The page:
When someone you love is battling a substance use disorder, you often focus on the damage addiction is inflicting on their life. For example, many addicts and alcoholics experience severe mental health symptoms, worsening physical health, financial troubles, strained relationships, and even legal issues. On the other hand, it is common for loved ones of people struggling with addiction to unconsciously neglect their own needs. However, the stress and fear associated with watching your addicted loved one battle their substance abuse will eventually begin to take its toll.
Caring for a loved one who struggles with abusing substances can be mentally, physically, and financially taxing. This is due to the friend’s and family’s tendency to focus all of their time and resources on helping their loved one. While it is vital to provide your loved one with support throughout hard times, it is equally as important to take care of your own needs. Therefore, there are several steps you need to take in order to retain your physical and mental health.
Addiction is a Family Disease
Addiction is widely referred to as a family disease due to severe emotional ups and downs, turmoil, and suffering that is not only felt by the individual but also everyone close to them. Parents and partners of individuals suffering from addiction are often witnessing the worst of their loved one’s addiction. As a result, they often suffer immensely from the feelings of guilt, worry, and confusion that addiction can cause.
Addiction can affect the loved ones of the addict in several ways, including, but not limited to:
- Sleepless nights worried about their loved one
- Strained or inconsistent relationships with family members or friends, including the addicted person.
- Feelings of depression, sadness, and hopelessness.
- Feelings of anger and rage.
- More frequent physical health complaints.
- Reduced concentration and attention.
- Changes in weight from overeating or eating too little.
As the loved one of an addict or alcoholic, you may try to save them, clean up their messes, take on the stress of their addiction, or try to solve problems (financial, legal, social) related to their substance use. While it may be tempting to try to share or carry the burden of their addiction, only the addict or alcoholic themselves can create a change. Additionally, if you are not taking decent care of yourself, mentally and physically, you probably will not be able to help your loved one either. However, if you practice self-care and prioritize your own needs, you will be able to help your addicted loved one when they are ready.
Taking Care of Yourself While Helping an Addicted Loved One
There are many ways to practice self-care and boost your emotional health while experiencing high levels of stress commonly associated with loving someone suffering from addiction. For example, setting healthy boundaries, practicing self-compassion, and letting go of the past are great ways to prioritize your own health.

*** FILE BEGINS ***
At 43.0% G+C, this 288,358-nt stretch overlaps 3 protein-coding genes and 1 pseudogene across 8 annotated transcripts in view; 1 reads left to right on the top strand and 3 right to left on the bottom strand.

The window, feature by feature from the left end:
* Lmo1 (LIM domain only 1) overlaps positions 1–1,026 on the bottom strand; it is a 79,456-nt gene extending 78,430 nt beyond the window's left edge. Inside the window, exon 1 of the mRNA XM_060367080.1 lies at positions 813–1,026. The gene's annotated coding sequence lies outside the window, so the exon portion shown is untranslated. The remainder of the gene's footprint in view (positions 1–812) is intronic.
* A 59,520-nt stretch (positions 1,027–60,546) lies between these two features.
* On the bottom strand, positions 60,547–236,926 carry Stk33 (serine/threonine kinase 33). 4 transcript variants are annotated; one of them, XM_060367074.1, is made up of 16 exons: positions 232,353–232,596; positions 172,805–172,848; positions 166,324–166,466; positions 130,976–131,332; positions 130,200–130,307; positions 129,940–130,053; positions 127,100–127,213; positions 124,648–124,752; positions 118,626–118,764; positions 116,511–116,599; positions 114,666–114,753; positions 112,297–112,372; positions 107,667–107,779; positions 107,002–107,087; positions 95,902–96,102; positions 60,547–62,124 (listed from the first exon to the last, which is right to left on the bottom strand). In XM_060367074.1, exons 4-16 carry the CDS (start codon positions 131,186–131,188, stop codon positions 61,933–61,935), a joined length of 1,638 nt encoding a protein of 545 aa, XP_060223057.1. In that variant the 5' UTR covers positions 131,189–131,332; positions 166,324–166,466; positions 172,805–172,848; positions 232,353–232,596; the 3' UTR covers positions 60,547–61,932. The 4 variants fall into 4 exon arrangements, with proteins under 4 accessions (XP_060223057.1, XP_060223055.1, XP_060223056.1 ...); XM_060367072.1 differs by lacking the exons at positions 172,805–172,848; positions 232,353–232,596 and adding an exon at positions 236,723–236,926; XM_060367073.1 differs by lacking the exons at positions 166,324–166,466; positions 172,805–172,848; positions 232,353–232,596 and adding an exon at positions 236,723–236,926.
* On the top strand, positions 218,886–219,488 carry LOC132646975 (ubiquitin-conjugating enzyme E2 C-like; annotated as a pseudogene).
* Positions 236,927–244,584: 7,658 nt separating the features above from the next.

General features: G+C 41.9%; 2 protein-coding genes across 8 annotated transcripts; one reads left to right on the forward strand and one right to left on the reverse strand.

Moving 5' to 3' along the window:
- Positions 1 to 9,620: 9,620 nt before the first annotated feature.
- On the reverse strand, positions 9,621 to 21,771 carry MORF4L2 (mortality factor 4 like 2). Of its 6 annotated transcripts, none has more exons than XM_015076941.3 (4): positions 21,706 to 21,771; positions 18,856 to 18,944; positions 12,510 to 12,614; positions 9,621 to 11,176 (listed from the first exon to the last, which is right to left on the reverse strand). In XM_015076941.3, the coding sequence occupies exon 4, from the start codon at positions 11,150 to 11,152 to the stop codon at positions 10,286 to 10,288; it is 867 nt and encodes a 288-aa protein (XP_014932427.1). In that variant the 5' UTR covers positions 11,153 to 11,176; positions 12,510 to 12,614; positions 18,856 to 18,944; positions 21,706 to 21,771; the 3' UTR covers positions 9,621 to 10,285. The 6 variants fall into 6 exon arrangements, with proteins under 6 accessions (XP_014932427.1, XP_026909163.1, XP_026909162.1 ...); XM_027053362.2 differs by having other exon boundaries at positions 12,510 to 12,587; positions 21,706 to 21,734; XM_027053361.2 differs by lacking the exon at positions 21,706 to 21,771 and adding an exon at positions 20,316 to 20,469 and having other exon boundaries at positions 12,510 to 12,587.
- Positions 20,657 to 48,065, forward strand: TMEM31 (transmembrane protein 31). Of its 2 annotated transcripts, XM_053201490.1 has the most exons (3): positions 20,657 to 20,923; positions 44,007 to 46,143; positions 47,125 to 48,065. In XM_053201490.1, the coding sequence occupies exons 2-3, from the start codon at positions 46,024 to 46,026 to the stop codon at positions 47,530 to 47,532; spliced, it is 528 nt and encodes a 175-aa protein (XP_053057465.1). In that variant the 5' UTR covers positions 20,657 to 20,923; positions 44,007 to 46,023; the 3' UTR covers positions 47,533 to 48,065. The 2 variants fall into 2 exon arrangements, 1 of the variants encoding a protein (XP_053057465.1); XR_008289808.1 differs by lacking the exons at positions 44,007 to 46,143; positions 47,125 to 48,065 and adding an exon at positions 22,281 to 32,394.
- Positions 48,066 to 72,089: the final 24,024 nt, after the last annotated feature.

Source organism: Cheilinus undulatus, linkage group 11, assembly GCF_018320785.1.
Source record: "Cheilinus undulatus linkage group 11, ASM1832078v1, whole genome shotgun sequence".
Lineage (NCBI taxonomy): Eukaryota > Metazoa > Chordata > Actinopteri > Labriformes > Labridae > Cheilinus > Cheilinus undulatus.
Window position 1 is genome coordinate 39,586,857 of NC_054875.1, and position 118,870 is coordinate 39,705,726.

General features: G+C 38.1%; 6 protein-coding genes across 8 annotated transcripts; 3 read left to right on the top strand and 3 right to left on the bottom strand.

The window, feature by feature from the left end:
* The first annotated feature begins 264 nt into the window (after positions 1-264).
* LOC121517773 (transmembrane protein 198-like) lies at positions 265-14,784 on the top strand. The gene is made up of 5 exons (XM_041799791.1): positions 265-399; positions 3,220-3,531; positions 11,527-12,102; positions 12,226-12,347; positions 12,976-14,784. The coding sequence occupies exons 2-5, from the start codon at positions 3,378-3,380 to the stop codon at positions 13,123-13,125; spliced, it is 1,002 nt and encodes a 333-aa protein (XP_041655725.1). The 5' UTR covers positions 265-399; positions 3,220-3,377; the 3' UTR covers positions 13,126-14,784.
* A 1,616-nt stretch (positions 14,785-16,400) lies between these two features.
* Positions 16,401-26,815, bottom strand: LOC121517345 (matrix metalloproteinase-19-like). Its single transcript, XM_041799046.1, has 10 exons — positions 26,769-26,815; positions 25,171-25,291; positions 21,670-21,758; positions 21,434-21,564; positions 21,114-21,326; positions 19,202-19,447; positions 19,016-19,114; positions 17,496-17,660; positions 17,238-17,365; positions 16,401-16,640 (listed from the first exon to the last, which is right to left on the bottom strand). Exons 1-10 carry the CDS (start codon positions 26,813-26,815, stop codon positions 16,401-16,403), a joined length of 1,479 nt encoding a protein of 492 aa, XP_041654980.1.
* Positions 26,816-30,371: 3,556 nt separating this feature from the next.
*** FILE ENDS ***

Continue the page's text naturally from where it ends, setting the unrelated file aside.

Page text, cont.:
Many loved ones of addicts and alcoholics suffer from feelings of personal guilt in regards to their family member’s addiction. While addiction is never anyone’s fault, it is easy to start to blame yourself. Watching your loved one going through the throes of drug or alcohol abuse can be difficult. However, practicing self-compassion can soothe, or even eliminate, feelings of guilt, shame, and regret. To explain, self-compassion is accepting that we are all flawed and imperfect individuals. Experiencing hardships is just a part of life and it is okay to admit that you are suffering.
Here are a few simple ways to practice self-compassion:
- Forgive yourself and let go of the past
- Write a letter to yourself
- Think kind thoughts to yourself
- Spend time doing things you enjoy
- Utilize prayer or meditation exercises
- Treat yourself to a relaxing spa day
Stop Enabling your Addicted Loved One
Enabling is a word that many loved ones of addicts and alcoholics have heard before. To explain, enabling is defined as adverse consequences of another person’s negative behavior being removed, or softened, encouraging the behavior to continue. So, for example, let’s say your adult-aged child spends their entire paycheck on drinking and partying. Then, this leads them to neglect their bills for the month. Instead of allowing them to feel the consequences of their actions, you pay the bills for them even if you don’t necessarily have the money to do so. This is a prime example of enabling behavior that negatively impacts both individuals.
On the other hand, if you allow your addicted loved one to feel the consequences of their substance abuse, they may recognize that they need help. Additionally, this can save you from depleting your personal financial, emotional, and physical resources. Ending enabling behavior is a solid way to build a foundation of healthy boundaries and personal respect between two individuals. Therefore, allowing you to stay healthy and hopefully, pushing your loved one to seek out professional addiction help.
Reach Out for Help
If you begin to feel hopeless and consumed by your loved one’s addiction, do not be afraid to reach out for help. Sometimes, something as simple as venting to a trusted friend or family member can alleviate your anxiety. However, if you feel that you need professional help, there are plenty of resources available. Many loved ones of addicts and alcoholics attend support meetings for friends and family members of loved ones. In doing so, they can gain support and advice from other individuals going through similar issues as them. Another option would be to seek out a therapist who is knowledgable on recovering from the effects of a loved one’s addiction. Recognizing that you need help and taking action is one of the strongest things a person can do. Most importantly, always remember that taking care of your mental health should be your top priority.